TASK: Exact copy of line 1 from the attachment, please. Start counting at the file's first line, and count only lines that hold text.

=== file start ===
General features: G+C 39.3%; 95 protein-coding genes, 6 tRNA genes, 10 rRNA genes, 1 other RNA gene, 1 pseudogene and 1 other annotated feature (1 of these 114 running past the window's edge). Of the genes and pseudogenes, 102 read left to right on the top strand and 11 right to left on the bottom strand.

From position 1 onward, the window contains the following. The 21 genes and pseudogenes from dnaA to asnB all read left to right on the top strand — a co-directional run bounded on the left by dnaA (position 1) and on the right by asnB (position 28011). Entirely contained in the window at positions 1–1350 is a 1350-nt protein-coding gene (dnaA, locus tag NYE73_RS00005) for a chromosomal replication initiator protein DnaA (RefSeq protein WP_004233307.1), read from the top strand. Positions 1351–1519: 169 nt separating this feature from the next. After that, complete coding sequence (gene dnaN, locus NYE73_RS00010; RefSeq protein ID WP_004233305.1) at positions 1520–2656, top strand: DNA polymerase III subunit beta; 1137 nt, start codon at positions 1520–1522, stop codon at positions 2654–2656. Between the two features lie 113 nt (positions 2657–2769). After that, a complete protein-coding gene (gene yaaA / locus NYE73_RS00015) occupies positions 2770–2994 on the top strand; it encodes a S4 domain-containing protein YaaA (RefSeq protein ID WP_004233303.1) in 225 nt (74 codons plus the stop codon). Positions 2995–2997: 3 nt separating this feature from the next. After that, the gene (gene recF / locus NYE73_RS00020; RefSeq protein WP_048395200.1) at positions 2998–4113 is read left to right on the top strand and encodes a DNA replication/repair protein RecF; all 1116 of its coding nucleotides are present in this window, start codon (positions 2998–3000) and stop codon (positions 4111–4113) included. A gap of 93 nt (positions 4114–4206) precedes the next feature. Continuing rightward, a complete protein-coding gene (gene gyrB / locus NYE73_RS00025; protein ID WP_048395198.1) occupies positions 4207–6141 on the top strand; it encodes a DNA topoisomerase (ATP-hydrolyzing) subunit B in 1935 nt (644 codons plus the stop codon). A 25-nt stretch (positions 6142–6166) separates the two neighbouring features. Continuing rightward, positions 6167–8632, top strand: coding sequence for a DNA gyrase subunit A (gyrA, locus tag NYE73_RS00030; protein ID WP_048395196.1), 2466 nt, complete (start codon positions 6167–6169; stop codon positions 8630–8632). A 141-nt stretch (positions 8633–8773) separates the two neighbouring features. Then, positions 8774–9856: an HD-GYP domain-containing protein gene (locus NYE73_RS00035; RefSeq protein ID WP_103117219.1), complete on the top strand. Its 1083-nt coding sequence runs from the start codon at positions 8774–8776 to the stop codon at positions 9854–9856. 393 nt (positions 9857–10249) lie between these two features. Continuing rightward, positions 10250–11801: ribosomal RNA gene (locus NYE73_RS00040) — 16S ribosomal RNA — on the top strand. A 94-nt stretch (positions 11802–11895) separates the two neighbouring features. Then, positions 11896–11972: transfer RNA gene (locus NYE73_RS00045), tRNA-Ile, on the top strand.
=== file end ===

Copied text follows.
General features: G+C 39.3%; 95 protein-coding genes, 6 tRNA genes, 10 rRNA genes, 1 other RNA gene, 1 pseudogene and 1 other annotated feature (1 of these 114 running past the window's edge). Of the genes and pseudogenes, 102 read left to right on the top strand and 11 right to left on the bottom strand.